Writing a Book

Welcome to this month’s ‘Writerly Witterings’ Blog Post.  I have decided to have a monthly theme around an aspect of writing and will usually aim to post onto my blog on the first Friday of each month.

This will be followed up on the second Saturday of each month with a Facebook Live at 5pm – this month it will be on Saturday 16th March.  Click here to connect with me on Facebook.

I have had some lovely feedback in relation to the blog posts I have put out so far this year, and  for the Facebook ‘Lives.'  Thank you!writing a book

Workshops, courses and writing retreats are not always within everybody’s budget or time availability, so it is a pleasure to be able to offer writing advice free of charge.  I am now also able to offer a free 15 minute telephone chat to discuss your writing aspirations or an element of your work in progress.

Perhaps you’re stuck with how to progress a plotline or unsure of how to present character thoughts.  Maybe you’ve got a ‘publishing’ question.  Whatever it is, I’m always happy to help a fellow writer, so follow this link to book a 15 minute time slot with me, they’re available most days between 4.30 and 6.00 pm.

Building Scenes into Chapters

This week’s ‘Writerly Witterings’ blog post is on the theme of ‘novel building,’ as it is my belief that writing a novel can be likened to a construction project.

The novel is an apartment block, the chapters are the floors; each holding up the one on top of it and the scenes are the rooms that make up each apartment.

The novel is the ‘wwriting a bookhole’, comprising of its over arching ‘story arc,’ consisting of a beginning, middle and end. It is the sum of its parts, its chapters, which build progressively, each with their own story arcs but to a lesser dramatic effect.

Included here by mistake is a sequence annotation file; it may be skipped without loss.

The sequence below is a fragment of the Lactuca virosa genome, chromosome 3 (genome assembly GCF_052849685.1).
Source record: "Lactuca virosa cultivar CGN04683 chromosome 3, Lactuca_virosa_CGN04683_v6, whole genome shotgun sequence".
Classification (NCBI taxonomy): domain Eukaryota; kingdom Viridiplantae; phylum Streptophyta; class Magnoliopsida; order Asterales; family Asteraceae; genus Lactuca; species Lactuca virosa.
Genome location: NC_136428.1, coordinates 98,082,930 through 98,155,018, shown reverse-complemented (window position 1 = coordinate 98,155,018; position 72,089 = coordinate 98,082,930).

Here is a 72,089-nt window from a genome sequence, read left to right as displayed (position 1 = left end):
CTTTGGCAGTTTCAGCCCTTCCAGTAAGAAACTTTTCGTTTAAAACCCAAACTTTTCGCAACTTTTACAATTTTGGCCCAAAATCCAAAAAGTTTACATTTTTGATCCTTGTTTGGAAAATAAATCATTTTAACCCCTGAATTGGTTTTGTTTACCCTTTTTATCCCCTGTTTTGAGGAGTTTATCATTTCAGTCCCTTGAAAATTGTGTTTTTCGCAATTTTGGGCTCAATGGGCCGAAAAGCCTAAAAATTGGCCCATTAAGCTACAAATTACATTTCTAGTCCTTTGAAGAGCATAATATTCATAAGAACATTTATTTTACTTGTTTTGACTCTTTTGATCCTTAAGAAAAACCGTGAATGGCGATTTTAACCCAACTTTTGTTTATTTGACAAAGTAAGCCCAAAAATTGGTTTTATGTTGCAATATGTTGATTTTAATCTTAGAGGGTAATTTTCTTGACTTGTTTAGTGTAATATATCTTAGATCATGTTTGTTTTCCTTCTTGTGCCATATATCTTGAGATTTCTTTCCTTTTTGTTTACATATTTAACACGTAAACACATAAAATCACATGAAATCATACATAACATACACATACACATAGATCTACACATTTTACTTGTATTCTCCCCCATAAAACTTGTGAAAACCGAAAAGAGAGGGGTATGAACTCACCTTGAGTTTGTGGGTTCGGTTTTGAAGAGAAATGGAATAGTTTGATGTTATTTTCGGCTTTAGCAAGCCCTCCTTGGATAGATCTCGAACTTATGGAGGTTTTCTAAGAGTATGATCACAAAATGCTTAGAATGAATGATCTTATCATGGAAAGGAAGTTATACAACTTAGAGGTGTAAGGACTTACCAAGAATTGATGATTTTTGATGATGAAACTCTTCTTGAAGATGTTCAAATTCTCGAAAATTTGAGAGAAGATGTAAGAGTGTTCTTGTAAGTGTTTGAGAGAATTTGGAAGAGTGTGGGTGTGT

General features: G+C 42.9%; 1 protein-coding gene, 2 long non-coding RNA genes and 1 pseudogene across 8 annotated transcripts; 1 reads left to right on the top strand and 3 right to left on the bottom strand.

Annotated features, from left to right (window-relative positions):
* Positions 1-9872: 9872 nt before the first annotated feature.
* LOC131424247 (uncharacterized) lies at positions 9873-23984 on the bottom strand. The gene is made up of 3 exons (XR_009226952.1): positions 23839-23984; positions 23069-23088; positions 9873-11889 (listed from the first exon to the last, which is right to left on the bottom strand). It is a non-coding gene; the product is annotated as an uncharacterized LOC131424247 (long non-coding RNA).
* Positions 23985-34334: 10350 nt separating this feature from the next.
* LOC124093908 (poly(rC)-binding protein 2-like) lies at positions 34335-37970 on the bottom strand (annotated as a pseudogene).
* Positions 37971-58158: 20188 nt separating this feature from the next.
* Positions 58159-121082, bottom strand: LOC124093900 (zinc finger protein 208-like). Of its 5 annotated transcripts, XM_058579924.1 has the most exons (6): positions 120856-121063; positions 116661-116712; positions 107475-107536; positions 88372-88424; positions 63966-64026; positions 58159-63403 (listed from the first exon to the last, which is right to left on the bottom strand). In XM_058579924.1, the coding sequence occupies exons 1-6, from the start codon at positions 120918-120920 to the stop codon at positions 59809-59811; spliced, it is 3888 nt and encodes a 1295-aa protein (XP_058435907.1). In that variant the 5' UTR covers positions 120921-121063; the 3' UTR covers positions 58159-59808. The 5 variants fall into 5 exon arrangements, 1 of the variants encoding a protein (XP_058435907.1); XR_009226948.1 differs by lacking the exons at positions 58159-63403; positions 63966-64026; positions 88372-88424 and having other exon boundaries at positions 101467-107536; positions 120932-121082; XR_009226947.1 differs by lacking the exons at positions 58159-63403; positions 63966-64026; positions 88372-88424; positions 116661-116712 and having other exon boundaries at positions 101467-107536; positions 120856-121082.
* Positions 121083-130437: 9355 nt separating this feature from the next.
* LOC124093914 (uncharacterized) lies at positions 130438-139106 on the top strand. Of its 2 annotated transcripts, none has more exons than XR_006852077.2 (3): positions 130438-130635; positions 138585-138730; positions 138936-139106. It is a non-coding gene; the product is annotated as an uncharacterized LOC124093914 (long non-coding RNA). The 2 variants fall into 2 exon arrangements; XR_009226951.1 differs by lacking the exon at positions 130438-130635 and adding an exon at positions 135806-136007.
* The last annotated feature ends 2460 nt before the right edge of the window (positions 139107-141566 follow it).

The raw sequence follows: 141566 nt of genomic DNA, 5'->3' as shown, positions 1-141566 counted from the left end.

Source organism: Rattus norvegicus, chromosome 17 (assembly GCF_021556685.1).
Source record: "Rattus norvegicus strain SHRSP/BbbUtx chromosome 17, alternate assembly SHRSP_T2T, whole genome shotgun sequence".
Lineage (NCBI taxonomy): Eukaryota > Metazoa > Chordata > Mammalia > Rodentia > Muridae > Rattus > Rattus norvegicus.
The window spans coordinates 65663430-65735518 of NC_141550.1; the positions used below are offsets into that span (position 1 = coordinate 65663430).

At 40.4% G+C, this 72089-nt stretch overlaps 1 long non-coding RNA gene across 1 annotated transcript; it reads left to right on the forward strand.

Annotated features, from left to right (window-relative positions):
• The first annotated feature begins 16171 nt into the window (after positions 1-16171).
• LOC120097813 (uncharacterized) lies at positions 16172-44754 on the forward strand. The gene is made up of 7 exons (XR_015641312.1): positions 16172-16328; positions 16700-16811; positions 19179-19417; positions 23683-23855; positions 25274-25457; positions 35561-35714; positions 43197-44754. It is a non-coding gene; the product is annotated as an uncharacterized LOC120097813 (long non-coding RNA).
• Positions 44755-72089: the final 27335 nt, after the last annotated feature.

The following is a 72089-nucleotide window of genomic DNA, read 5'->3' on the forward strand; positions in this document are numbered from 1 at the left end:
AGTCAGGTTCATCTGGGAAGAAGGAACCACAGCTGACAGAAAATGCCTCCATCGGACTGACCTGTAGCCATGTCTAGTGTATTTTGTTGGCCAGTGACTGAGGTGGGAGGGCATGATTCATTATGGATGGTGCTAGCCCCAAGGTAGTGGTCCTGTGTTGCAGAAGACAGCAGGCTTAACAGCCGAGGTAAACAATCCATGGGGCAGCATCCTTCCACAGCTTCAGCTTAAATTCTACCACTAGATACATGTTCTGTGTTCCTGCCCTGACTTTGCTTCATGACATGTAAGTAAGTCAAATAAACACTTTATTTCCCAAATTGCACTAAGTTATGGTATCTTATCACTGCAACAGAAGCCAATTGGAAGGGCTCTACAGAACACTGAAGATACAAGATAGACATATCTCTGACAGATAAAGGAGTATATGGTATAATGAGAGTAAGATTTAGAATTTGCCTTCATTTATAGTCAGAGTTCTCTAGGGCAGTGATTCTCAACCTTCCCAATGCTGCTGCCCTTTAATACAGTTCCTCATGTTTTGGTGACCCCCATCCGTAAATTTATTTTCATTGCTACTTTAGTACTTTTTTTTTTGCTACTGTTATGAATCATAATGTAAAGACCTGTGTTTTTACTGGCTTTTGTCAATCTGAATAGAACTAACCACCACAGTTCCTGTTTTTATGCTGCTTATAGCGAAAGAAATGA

Then each chapter consists of five of six scenes, each scene also having its own clear beginning, middle and end and earning its place within the story, as there is something ‘happening’ in each scene.

Imagine if you were to slide a scene or a chapter out from underneath your novel.  Each one should be so important that your novel would be wobbly without it.

Planning Scenes and Chapters

And this is where planning comes in.  (See my blog post from 21 January).  Particularly for first-time novelists, it can be beneficial to set off writing with a writing a bookclear idea of where that main novel story arch is going.

I always jot down (using bullet points) what vital scenes will be in each chapter, then also I bullet point the sequence of each scene before I start to write it.

Of course, there’ll be the ebbs and flows in terms of dramatic action, pace and tension but if you set off with this kind of formulaic method in mind, you won’t go far wrong. (I promise!)

I have a chapter-building planning aid for anyone who would like a copy.  Drop me a line here to receive it.

 

Don’t forget to post any questions or further suggestions on your own approach to ‘novel building’ into the comments below.  Or join in with the Facebook Live on Saturday 16th – I would love to see you.

In the meantime, keep writing and I’ll be back with a “Writerly Witterings’ next month, which will be on the theme of ‘Confidence Building for Writers.’

© Maria Stephenson – 8 March 2019

PS There’s still a couple of spaces on the April Life Writing Retreat in Harrogate – uninterrupted writing time, tutored writing workshops and life coaching for writers.  Follow this link if you’d like more information.

 

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